Dr Kristin Kausland (Norwegian Institute of Cultural Heritage Research/Hamilton Kerr Institute) began the first session, ‘Art and Artists’, with her talk on the manufacture of Scandinavian altarpieces in the late Middle Ages, considering the contribution of immigrant Northern German artists to their fabrication, as well as the import of objects. Presenting results of detailed technical study of several altarpieces, she highlighted the amalgamative nature of these superstructures, clues in regional techniques such imitation gold, and the use of model books through generations of craftsmen. We are greatly looking forward to welcoming Dr Kausland at the HKI in February as she carries out her post-doctoral research.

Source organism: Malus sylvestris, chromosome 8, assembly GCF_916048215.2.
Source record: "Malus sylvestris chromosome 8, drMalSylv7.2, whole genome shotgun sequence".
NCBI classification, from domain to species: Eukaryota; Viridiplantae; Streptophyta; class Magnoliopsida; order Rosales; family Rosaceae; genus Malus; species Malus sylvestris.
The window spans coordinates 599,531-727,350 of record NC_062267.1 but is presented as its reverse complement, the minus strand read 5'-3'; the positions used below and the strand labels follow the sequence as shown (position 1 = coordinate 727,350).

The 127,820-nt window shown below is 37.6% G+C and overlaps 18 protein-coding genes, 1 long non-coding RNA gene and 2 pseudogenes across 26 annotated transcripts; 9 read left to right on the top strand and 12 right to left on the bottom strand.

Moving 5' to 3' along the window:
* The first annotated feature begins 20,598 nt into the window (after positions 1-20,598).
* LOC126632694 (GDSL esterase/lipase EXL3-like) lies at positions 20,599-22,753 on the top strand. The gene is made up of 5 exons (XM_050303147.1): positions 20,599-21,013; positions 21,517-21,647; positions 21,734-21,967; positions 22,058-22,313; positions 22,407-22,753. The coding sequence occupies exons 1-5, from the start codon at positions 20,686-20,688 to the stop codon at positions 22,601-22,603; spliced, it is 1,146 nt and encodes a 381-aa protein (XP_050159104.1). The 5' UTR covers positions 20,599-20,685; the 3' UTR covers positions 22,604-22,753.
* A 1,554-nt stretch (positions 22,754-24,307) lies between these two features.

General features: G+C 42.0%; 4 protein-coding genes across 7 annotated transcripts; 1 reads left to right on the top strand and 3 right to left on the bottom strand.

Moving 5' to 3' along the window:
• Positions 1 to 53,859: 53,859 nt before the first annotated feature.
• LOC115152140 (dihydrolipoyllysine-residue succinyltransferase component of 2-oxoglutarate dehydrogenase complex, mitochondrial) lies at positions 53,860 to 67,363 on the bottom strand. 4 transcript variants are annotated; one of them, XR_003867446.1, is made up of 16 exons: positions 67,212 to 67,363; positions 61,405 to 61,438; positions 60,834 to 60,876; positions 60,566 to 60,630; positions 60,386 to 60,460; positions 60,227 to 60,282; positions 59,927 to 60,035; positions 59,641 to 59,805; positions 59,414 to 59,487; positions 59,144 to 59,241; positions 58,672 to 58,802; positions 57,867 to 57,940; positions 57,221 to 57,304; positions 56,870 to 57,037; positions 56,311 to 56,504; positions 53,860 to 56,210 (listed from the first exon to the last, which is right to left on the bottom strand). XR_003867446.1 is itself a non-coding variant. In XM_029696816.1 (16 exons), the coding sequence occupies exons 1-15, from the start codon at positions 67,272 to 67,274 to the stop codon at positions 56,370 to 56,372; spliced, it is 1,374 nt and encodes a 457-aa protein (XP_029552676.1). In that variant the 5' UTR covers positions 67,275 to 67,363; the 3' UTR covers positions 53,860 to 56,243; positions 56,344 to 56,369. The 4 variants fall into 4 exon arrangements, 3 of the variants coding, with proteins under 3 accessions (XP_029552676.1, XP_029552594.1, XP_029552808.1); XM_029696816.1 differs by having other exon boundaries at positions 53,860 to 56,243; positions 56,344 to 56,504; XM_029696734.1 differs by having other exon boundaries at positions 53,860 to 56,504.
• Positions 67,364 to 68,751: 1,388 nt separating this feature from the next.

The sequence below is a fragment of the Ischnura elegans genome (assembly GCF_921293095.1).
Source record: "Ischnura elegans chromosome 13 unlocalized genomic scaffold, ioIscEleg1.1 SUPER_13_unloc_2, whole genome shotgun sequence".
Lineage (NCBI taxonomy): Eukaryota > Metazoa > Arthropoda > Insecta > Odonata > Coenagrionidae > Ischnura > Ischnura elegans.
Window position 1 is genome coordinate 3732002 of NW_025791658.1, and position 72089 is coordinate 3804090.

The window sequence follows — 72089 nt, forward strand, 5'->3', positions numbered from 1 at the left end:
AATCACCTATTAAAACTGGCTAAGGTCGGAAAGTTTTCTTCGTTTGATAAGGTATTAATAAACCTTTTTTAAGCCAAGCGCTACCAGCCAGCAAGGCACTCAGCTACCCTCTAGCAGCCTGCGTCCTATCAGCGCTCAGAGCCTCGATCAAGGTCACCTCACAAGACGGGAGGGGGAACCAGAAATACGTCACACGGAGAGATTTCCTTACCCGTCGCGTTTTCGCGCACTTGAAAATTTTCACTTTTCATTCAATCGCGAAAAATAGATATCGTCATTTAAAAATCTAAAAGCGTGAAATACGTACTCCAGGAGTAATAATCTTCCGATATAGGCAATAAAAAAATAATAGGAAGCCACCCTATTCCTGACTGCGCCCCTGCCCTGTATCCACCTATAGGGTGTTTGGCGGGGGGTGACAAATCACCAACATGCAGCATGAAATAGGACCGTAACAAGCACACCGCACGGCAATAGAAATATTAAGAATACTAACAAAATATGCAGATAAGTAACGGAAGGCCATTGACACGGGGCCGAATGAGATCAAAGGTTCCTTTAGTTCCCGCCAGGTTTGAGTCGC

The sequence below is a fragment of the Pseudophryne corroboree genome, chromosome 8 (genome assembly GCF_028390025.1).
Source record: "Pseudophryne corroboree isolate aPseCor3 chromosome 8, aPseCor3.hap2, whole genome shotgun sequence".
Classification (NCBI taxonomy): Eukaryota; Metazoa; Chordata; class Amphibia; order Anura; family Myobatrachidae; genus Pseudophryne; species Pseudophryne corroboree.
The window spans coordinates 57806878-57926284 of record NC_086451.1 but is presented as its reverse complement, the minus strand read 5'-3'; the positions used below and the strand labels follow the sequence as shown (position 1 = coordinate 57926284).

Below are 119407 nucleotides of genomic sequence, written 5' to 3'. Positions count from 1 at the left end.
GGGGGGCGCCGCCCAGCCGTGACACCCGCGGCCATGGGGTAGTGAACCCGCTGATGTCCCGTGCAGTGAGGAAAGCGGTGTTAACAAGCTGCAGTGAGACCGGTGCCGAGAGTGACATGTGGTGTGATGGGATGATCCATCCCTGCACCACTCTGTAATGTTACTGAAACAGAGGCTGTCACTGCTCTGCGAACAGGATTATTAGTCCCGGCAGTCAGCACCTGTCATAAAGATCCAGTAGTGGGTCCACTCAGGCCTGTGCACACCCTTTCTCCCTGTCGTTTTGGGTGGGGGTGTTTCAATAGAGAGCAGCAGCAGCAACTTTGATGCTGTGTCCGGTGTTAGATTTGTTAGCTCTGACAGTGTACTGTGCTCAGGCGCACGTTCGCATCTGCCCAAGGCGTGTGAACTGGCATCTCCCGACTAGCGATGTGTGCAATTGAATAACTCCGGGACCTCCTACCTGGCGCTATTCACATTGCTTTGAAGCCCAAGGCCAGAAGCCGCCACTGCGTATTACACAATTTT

Jessica David, representing the Yale Centre for British Art and colleague Edward Town, presented research exploring the work of the 16th-century artist Netherlandish Daniël van den Queborn, who served a British client base formed of military men who fought in his homeland during the Dutch Revolt. From in-depth examination of his works, the authors built an interesting portrait of a versatile artist who, in his role as ‘court’ painter to the House of Orange, built his career on diplomacy. Records from the RKD database were consulted, a resource cited as an example of instantaneous accessibility to knowledge that enables us to virtually traverse geographical distance and time today.